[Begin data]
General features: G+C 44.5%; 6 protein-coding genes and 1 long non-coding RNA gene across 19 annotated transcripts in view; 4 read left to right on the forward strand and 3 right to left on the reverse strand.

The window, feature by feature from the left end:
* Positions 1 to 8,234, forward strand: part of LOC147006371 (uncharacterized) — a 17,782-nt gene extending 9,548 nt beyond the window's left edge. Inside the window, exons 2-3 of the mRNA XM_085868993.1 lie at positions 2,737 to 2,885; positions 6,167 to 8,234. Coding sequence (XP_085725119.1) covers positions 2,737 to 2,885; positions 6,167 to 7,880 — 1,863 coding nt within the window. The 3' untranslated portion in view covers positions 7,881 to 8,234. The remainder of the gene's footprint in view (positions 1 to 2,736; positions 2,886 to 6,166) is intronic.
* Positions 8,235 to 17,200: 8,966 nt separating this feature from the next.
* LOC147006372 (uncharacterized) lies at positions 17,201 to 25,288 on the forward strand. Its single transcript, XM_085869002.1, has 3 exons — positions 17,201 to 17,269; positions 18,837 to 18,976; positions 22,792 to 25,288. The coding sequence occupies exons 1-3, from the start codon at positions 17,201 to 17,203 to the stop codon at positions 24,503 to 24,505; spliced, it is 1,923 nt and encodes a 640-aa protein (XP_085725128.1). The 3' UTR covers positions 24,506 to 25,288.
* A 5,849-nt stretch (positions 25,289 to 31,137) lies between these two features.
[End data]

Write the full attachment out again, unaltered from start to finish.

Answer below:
General features: G+C 44.5%; 6 protein-coding genes and 1 long non-coding RNA gene across 19 annotated transcripts in view; 4 read left to right on the forward strand and 3 right to left on the reverse strand.

The window, feature by feature from the left end:
* Positions 1 to 8,234, forward strand: part of LOC147006371 (uncharacterized) — a 17,782-nt gene extending 9,548 nt beyond the window's left edge. Inside the window, exons 2-3 of the mRNA XM_085868993.1 lie at positions 2,737 to 2,885; positions 6,167 to 8,234. Coding sequence (XP_085725119.1) covers positions 2,737 to 2,885; positions 6,167 to 7,880 — 1,863 coding nt within the window. The 3' untranslated portion in view covers positions 7,881 to 8,234. The remainder of the gene's footprint in view (positions 1 to 2,736; positions 2,886 to 6,166) is intronic.
* Positions 8,235 to 17,200: 8,966 nt separating this feature from the next.
* LOC147006372 (uncharacterized) lies at positions 17,201 to 25,288 on the forward strand. Its single transcript, XM_085869002.1, has 3 exons — positions 17,201 to 17,269; positions 18,837 to 18,976; positions 22,792 to 25,288. The coding sequence occupies exons 1-3, from the start codon at positions 17,201 to 17,203 to the stop codon at positions 24,503 to 24,505; spliced, it is 1,923 nt and encodes a 640-aa protein (XP_085725128.1). The 3' UTR covers positions 24,506 to 25,288.
* A 5,849-nt stretch (positions 25,289 to 31,137) lies between these two features.